Today's cooperative vocational education programs need improvement in such areas as the selection of students; the development of employers into genuine training sponsors; and the evaluation of students' co-op work. This article discusses concrete strategies to improve these and other problems in current co-op practice. Stone points out that in order to expand work-based learning beyond a few demonstration programs, we must consider a range of possible workplaces. Although much current school-to-work discussion focuses on high performance or high-wage, high-skill workplaces, few of these workplaces now exist. Another possibility to consider is the community-building workplace, a business such as housing rehab, bicycle shops, or food service, which is created to respond to the local community's needs and is used as a focus for learning. A third model is the capacity-building workplace. This model calls for exploring ways to create learning opportunities within the routine service jobs usually held by young people. In conclusion, Stone synthesizes existing federal legislation into a "double integration" model that calls for both the integration of vocational and academic learning, and the integration of school-based and work-based learning. This is a valuable article for all educators interested in work-based learning.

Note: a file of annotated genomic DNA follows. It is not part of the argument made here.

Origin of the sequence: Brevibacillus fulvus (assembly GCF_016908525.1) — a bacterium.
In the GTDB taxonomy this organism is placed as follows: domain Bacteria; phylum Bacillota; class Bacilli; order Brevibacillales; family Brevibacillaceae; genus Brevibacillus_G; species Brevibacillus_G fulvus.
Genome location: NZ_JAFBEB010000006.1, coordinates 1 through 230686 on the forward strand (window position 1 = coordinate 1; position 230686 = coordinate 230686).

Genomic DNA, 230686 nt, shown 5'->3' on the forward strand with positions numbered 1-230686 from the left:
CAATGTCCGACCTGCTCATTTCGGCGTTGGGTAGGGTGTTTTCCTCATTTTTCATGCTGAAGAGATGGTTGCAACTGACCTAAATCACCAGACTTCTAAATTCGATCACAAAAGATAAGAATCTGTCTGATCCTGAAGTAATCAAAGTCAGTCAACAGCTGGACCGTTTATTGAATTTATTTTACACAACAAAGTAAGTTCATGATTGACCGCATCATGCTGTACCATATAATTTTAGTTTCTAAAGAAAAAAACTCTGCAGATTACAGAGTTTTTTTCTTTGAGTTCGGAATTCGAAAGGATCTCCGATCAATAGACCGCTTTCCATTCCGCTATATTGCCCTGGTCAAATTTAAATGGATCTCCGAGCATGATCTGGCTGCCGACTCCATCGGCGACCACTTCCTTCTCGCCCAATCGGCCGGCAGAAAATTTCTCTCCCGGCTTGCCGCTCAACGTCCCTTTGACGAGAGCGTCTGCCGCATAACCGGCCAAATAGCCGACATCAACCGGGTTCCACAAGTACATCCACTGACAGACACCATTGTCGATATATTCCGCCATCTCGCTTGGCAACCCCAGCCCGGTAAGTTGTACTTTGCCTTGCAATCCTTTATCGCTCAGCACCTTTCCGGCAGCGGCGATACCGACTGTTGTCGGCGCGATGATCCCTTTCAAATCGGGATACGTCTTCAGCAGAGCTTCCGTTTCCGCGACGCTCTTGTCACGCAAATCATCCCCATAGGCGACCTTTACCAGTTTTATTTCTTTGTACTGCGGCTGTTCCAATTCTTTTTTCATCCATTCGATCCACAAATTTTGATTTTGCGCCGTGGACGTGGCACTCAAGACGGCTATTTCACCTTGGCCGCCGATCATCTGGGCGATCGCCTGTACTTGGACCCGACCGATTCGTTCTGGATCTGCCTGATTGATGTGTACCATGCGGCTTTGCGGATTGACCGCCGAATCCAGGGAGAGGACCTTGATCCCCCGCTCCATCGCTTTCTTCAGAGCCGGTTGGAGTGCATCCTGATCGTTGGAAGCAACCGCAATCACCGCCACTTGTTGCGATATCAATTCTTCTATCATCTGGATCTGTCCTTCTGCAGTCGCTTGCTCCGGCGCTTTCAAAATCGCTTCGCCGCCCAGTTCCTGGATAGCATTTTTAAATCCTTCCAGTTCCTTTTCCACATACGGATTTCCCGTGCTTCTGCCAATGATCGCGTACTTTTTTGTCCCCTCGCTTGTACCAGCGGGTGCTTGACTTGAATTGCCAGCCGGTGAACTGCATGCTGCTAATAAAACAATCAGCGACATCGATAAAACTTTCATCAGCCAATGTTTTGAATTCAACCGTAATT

MDS-1041 / January 1996